Then Jesus went again to walk alongside the lake. Again a crowd came to him, and he taught them. Strolling along, he saw Levi, son of Alphaeus, at his work collecting taxes. Jesus said, “Come along with me.” He came.
Later Jesus and his disciples were at home having supper with a collection of disreputable guests. Unlikely as it seems, more than a few of them had become followers. The religion scholars and Pharisees saw him keeping this kind of company and lit into his disciples: “What kind of example is this, acting cozy with the misfits?”
Jesus, overhearing, shot back, “Who needs a doctor: the healthy or the sick? I’m here inviting the sin-sick, not the spiritually-fit.”
The disciples of John and the disciples of the Pharisees made a practice of fasting. Some people confronted Jesus: “Why do the followers of John and the Pharisees take on the discipline of fasting, but your followers don’t?”
Jesus said, “When you’re celebrating a wedding, you don’t skimp on the cake and wine. You feast. Later you may need to pull in your belt, but not now. As long as the bride and groom are with you, you have a good time. No one throws cold water on a friendly bonfire. This is Kingdom Come!”
He went on, “No one cuts up a fine silk scarf to patch old work clothes; you want fabrics that match. And you don’t put your wine in cracked bottles.
Jesus cared more about helping and caring for others than he did for his own reputation.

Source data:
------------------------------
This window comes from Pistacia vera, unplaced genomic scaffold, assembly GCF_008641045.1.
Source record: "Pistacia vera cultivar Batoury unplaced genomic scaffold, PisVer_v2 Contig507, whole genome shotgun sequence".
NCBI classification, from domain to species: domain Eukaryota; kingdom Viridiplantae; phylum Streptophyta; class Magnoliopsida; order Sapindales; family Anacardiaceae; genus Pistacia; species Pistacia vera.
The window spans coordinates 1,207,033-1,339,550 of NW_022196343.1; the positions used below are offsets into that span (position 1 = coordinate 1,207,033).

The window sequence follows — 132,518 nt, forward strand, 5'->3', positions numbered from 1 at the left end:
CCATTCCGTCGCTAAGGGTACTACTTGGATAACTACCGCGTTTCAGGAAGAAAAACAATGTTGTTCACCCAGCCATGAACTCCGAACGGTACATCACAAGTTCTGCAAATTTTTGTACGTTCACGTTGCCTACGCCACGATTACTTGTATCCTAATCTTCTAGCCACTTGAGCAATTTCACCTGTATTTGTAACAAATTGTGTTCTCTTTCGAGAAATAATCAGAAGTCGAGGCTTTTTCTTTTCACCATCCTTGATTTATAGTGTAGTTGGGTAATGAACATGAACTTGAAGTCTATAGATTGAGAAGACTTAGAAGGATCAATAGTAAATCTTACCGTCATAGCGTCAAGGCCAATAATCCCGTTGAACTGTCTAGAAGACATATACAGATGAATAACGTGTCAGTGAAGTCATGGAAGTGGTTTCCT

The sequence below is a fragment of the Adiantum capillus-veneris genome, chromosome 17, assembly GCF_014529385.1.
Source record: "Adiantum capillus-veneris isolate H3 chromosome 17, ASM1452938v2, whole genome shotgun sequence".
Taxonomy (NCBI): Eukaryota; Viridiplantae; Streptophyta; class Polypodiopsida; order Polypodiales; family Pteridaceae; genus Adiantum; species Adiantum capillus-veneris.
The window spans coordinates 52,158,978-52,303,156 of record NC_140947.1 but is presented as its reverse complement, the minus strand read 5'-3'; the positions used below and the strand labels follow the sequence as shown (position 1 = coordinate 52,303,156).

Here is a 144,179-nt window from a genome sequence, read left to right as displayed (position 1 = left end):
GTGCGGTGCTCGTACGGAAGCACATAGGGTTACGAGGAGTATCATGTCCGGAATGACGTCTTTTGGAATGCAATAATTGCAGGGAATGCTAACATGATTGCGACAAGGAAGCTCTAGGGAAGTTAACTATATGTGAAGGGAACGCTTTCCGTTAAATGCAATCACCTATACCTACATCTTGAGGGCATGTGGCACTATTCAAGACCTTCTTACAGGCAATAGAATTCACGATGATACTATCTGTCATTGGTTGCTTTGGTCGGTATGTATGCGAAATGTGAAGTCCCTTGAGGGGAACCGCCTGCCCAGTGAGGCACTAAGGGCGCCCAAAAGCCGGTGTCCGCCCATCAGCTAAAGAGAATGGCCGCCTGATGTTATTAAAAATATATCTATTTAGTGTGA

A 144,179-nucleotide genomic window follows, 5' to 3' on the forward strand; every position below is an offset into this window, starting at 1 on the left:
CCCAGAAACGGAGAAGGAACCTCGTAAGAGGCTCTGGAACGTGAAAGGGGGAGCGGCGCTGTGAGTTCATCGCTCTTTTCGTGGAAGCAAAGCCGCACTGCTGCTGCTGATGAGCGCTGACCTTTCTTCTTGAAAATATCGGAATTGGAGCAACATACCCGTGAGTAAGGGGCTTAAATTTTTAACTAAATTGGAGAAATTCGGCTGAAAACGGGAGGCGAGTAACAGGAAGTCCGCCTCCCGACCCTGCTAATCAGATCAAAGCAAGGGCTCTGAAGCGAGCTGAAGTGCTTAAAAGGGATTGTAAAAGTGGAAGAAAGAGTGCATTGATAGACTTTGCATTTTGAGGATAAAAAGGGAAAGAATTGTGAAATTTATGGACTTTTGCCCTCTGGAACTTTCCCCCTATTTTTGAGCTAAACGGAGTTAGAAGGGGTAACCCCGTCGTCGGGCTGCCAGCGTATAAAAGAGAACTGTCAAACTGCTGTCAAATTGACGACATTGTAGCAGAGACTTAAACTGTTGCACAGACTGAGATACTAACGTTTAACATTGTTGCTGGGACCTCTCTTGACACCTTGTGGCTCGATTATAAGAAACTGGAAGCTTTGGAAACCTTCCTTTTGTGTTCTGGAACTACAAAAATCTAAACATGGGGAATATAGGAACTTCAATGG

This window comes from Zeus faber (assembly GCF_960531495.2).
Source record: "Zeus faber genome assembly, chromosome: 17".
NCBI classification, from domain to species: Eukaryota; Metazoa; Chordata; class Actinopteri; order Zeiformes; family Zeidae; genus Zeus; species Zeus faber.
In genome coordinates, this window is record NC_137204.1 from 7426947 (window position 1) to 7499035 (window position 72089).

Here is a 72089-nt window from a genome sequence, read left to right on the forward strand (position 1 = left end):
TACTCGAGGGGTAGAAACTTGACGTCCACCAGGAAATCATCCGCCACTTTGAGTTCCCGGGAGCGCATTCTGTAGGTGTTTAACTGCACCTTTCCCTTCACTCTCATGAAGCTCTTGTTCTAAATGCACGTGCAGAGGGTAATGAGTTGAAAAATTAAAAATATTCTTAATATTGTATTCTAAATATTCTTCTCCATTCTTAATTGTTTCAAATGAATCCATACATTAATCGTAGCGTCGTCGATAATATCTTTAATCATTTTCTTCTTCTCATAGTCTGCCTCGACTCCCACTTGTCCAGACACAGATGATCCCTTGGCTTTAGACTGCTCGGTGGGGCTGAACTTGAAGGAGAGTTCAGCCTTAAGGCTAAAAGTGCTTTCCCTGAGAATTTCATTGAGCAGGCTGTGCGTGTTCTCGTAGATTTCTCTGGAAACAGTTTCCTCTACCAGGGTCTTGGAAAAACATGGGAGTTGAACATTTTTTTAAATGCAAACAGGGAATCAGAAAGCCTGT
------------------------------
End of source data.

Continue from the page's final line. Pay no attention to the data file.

When we seek to follow Jesus we are going to find ourselves in places where we might not expect to find ourselves. We will often find ourselves with someone who we might consider “them” or “those people.” Jesus went to people who were on the fringes of his culture. It cost him social standing. It cost him the respect of the religious elite.
It cost him.
Usually we are unwilling to pay the price to go where Jesus goes. It’s so much easier to simply stay in our bubbles of comfort.
I’ve heard it said that a Christian that only surrounds themselves with Christians is like a ship always at port. Neither are doing what they were created for.
You see, when we start following Christ we become lights to the world. Each of us are uniquely suited to be present somewhere with someone.
I think over the years that’s been the biggest shift for me. We don’t need “evangelism” training. We need “presence” training. Simply showing up and being authentic about who I am as a follower of Jesus is all I need to be. I don’t need to be anything else.
A number of years ago I was talking with a Christian missionary who was one of the first known Christians to be on the ground in Albania after the Iron Curtain fell. He talked about how the first few years people were becoming Christians so fast that it felt like they were living in the book of Acts. Then it got hard and they started using what could best be described as bait and switch techniques. Unsurprisingly, when people discovered the switch it hurt relationships and made it very difficult for them to trust in Christ. They realized that the best thing they could do was to be open, honest, and authentic about who they were as followers of Jesus. They made the conscious decision to be present.
Who are the people that you’ve been afraid to be with because it might cost you your reputation or social standing? Well, maybe it’s time to count the cost and go.
Beginning Thursday, February 4th at 9:30 pm Eastern I will be hosting an online book club discussing Falling Upward by Richard Rohr. If you would like to attend let me know and I will be sure to invite you to our Discord server so you can participate.
Also, Wednesday nights at 7 pm Eastern I am teaching Beyond Sunday School: The History of Israel’s Monarchs on Zoom. If you would like to be part of the live recording, let me know and I can make sure you get an invite to that as well.